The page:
Supported music formats include MP3, AAC, WMA and WAV. Protected WMA files were supported in our tests as long as they were purchased (not subscribed to), but we had trouble playing any Napster To Go downloads. 

We also struggled with video. Low resolution MPEG-4 videos are supported but no software comes in the box, Sony Ericsson's own media converter costs additional money, and Windows Media Player wouldn't convert our test videos into any usable format. Safe to say we're not keen to push this handset on video-lovers. 

But moving on. If you travel you'll be happy to hear that the quad band W595 will function in all countries you visit. Plus, with a native YouTube application, you can upload any videos you shoot directly to Google's video sharing site, not to mention browse the latest clips. And did we mention how incredibly simple it is to use?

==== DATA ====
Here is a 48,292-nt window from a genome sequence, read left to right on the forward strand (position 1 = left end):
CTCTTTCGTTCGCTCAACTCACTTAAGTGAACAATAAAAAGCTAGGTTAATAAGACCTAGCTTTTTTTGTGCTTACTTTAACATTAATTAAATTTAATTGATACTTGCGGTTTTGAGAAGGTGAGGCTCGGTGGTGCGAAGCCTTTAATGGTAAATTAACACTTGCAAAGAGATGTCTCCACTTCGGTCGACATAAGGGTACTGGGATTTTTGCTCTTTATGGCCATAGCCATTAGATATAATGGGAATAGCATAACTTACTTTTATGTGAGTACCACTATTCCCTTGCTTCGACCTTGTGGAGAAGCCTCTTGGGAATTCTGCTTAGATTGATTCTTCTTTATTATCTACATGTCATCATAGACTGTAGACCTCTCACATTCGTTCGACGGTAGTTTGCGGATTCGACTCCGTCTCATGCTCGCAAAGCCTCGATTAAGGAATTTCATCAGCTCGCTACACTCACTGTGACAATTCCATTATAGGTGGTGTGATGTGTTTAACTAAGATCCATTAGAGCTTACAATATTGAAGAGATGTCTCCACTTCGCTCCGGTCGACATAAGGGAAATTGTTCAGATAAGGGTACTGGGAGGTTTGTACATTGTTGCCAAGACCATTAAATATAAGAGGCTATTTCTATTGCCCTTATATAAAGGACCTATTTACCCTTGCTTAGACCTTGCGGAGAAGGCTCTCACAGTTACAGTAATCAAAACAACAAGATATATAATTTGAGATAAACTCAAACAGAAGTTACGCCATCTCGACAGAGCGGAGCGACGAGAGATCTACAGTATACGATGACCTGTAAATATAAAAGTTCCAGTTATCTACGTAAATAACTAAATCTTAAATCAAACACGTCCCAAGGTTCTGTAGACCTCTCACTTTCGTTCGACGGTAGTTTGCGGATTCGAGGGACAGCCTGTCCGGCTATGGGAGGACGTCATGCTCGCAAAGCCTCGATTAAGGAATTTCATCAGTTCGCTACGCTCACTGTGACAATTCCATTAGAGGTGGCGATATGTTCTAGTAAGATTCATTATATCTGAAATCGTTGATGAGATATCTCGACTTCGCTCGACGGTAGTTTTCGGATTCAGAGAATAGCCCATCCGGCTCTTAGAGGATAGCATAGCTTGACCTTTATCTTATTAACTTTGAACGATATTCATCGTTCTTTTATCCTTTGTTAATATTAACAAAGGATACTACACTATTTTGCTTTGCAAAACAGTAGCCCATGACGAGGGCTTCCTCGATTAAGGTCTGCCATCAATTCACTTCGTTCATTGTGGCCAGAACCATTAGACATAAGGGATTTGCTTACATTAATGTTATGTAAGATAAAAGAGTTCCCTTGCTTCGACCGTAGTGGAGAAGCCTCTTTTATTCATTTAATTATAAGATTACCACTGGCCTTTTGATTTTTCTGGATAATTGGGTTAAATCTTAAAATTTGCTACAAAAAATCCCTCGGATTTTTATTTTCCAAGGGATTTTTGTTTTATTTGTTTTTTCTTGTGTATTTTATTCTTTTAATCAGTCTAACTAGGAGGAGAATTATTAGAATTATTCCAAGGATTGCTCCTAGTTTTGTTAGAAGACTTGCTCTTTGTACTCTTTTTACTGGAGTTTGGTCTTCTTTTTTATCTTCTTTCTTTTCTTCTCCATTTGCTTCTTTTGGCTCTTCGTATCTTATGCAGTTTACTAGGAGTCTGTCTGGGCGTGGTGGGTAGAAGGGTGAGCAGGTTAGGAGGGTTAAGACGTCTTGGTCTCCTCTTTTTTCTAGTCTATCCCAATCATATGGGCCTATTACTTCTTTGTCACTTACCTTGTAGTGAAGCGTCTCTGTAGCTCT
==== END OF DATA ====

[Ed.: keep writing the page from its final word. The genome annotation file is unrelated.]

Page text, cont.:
You've also got stereo A2DP Bluetooth, an FM radio, support for fun 3D Java games, integrated stereo speakers (which, kids, are not to be used on a bus when we're around, okay?), and an impressive 3.6Mbps HSDPA connection for fast Web browsing and downloading. We recommend you install the fantastic free Opera Mini browser if you want a genuinely solid Web experience from the W595.

If you've used any Sony Ericssons over the last couple of years, you'll have no problem working this one. It's essentially the same phone in a new case. There are various menu themes, most of which are clear and easy to navigate.